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Thursday, February 23, 2017

Tubes and slippers on the beach

I've heard from several people that pyrosomes have been washing ashore on beaches — in Monterey and Bodega Bay, California and in Seaside, Oregon.  We saw some pyrosomes ourselves last night (22 February 2017) on Salmon Creek Beach:

We estimated there were over 1,000 pyrosomes washed up along about a 1-km stretch of beach.

Below is a closer view.  You might recall that pyrosomes are a type of pelagic tunicate, related to sea squirts.  [For an introduction to pyrosomes, review the "Fire bodies" post from 8 December 2014.]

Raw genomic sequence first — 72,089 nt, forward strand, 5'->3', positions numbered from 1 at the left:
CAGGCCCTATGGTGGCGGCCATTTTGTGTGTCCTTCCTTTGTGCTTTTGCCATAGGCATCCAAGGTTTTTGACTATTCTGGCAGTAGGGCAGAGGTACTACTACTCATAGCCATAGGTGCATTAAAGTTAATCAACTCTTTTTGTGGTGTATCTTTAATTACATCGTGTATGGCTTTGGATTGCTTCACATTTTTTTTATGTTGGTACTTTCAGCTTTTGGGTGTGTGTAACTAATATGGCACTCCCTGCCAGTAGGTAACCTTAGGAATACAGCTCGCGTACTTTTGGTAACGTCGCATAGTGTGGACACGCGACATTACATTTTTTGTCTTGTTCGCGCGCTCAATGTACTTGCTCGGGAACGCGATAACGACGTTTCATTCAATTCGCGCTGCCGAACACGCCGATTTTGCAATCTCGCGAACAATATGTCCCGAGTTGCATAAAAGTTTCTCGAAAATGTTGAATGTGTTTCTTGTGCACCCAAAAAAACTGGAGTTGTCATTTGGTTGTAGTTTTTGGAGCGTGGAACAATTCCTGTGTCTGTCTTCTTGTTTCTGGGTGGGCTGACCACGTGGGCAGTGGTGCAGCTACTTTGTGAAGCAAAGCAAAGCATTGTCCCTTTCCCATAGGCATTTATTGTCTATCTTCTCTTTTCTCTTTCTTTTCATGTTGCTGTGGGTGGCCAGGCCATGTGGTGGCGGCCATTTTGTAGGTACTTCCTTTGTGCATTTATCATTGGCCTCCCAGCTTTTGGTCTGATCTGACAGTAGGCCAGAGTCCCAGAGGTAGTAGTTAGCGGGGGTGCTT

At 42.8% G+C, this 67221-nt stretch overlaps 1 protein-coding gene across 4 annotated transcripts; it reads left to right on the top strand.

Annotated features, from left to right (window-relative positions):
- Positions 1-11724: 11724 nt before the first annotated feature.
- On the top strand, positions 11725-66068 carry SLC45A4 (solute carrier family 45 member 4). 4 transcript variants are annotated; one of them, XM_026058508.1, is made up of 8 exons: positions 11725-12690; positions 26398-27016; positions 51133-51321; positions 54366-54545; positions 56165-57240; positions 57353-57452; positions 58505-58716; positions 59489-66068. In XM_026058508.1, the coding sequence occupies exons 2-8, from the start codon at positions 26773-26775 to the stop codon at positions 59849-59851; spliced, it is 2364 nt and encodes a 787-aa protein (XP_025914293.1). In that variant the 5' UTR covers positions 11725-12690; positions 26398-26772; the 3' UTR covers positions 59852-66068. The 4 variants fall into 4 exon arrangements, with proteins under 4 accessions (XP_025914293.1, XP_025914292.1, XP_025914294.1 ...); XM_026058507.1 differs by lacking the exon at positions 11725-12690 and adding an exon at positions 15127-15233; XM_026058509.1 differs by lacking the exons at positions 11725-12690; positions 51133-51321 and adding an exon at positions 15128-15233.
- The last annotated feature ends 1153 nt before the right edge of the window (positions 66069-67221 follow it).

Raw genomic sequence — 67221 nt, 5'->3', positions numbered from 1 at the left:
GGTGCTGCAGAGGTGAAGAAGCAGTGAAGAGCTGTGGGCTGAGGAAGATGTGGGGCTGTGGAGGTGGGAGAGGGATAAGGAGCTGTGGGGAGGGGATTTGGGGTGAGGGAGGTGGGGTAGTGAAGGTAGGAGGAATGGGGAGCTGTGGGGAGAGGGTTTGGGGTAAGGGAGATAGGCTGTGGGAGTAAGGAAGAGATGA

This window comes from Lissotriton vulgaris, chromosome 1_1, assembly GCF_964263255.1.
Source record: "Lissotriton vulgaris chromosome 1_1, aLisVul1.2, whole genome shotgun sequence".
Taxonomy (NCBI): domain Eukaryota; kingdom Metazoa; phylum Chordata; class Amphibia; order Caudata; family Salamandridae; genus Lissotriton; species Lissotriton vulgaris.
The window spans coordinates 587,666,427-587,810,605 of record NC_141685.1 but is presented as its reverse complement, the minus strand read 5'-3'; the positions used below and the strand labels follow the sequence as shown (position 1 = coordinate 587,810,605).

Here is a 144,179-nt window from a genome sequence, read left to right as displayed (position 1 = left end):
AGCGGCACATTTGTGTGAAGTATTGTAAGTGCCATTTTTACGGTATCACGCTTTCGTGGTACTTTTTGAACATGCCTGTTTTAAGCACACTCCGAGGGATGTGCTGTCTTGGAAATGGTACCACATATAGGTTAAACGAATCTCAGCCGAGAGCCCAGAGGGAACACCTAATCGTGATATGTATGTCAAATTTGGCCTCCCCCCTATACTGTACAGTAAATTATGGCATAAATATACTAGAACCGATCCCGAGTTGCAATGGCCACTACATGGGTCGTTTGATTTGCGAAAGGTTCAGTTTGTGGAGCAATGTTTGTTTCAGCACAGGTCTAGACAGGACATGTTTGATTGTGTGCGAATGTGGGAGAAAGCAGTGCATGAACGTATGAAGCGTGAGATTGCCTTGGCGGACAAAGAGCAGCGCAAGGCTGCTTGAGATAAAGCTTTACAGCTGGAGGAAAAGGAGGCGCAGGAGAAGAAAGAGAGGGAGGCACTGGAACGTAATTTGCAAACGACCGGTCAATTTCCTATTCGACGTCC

We encountered a variety of sizes (most of them were on the larger end of this size range):

I've received a few questions about how to tell pyrosomes from Corolla spectabilis pseudoconchs.  So for anyone who's been puzzling over either one, here's a side-by-side comparison.  Note the overall shape (oval vs. elongate) and color (clear and transparent vs. pinkish and opaque) and structural differences (slipper-shaped vs. tubular).

And if you haven't seen it yet, there's an introduction to Corolla on the "Gelatinous thimble" post on 11 August 2012.

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